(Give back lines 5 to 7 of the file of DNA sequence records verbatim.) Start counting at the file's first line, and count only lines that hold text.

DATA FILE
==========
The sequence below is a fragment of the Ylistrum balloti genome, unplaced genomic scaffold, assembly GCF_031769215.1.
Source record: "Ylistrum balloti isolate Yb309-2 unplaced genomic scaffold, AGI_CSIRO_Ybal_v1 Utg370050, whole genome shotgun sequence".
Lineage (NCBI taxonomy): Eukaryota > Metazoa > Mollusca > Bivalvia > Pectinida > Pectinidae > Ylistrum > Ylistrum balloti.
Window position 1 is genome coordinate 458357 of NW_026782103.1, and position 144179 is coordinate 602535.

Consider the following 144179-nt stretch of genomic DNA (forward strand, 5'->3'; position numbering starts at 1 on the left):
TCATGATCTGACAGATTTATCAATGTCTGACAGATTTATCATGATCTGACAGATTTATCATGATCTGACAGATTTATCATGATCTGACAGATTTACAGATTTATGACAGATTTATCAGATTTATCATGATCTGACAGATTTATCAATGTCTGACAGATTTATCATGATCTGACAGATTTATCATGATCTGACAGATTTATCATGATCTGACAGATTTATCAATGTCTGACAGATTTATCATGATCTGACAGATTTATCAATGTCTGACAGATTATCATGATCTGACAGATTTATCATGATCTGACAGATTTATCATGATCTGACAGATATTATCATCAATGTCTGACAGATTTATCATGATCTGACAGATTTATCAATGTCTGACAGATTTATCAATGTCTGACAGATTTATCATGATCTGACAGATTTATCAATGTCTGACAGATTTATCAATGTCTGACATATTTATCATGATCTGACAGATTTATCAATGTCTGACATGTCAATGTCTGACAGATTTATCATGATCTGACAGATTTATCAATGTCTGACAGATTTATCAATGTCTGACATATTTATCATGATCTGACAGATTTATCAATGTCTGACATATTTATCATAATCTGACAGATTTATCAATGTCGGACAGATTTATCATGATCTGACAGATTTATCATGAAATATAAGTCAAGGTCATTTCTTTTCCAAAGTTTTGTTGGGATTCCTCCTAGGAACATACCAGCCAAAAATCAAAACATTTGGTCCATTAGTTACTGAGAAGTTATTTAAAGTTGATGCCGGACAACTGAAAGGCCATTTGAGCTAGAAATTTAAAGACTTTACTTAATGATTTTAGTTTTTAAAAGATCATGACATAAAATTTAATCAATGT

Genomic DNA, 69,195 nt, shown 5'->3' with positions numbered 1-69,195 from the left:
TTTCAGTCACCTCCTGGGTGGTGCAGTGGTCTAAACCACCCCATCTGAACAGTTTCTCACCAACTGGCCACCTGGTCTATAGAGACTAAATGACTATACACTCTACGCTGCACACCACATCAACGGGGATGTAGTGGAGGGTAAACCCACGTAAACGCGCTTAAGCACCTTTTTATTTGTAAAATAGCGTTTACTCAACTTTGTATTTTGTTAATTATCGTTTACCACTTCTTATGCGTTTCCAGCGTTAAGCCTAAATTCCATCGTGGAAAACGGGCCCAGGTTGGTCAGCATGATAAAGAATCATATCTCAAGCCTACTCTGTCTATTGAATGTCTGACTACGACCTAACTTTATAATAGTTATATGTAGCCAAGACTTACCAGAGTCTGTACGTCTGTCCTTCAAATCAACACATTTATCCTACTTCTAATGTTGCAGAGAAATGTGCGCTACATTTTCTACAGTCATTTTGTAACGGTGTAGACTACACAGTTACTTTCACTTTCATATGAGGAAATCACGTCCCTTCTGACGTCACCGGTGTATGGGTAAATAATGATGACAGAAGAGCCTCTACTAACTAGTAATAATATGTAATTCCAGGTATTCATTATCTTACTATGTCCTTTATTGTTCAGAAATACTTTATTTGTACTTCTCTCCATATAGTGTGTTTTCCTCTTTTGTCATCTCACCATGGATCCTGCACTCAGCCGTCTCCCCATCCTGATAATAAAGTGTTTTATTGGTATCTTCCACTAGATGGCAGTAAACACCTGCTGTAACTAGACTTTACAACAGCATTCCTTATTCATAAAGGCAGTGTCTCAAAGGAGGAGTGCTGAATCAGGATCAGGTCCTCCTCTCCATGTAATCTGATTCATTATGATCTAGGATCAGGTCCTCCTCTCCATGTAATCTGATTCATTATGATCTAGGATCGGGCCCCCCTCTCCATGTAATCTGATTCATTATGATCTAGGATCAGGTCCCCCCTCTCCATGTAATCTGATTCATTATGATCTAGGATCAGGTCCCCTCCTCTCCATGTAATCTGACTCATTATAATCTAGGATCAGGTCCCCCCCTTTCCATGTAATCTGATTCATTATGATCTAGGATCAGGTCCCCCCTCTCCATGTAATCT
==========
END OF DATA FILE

Consider the following 144179-nt stretch of genomic DNA (forward strand, 5'->3'; position numbering starts at 1 on the left):
TCATGATCTGACAGATTTATCAATGTCTGACAGATTTATCATGATCTGACAGATTTATCATGATCTGACAGATTTATCATGATCTGACAGATTTACAGATTTATGACAGATTTATCAGATTTATCATGATCTGACAGATTTATCAATGTCTGACAGATTTATCATGATCTGACAGATTTATCATGATCTGACAGATTTATCATGATCTGACAGATTTATCAATGTCTGACAGATTTATCATGATCTGACAGATTTATCAATGTCTGACAGATTATCATGATCTGACAGATTTATCATGATCTGACAGATTTATCATGATCTGACAGATATTATCATCAATGTCTGACAGATTTATCATGATCTGACAGATTTATCAATGTCTGACAGATTTATCAATGTCTGACAGATTTATCATGATCTGACAGATTTATCAATGTCTGACAGATTTATCAATGTCTGACATATTTATCATGATCTGACAGATTTATCAATGTCTGACATGTCAATGTCTGACAGATTTATCATGATCTGACAGATTTATCAATGTCTGACAGATTTATCAATGTCTGACATATTTATCATGATCTGACAGATTTATCAATGTCTGACATATTTATCATAATCTGACAGATTTATCAATGTCGGACAGATTTATCATGATCTGACAGATTTATCATGAAATATAAGTCAAGGTCATTTCTTTTCCAAAGTTTTGTTGGGATTCCTCCTAGGAACATACCAGCCAAAAATCAAAACATTTGGTCCATTAGTTACTGAGAAGTTATTTAAAGTTGATGCCGGACAACTGAAAGGCCATTTGAGCTAGAAATTTAAAGACTTTACTTAATGATTTTAGTTTTTAAAAGATCATGACATAAAATTTAATCAATGT

Genomic DNA, 69,195 nt, shown 5'->3' with positions numbered 1-69,195 from the left: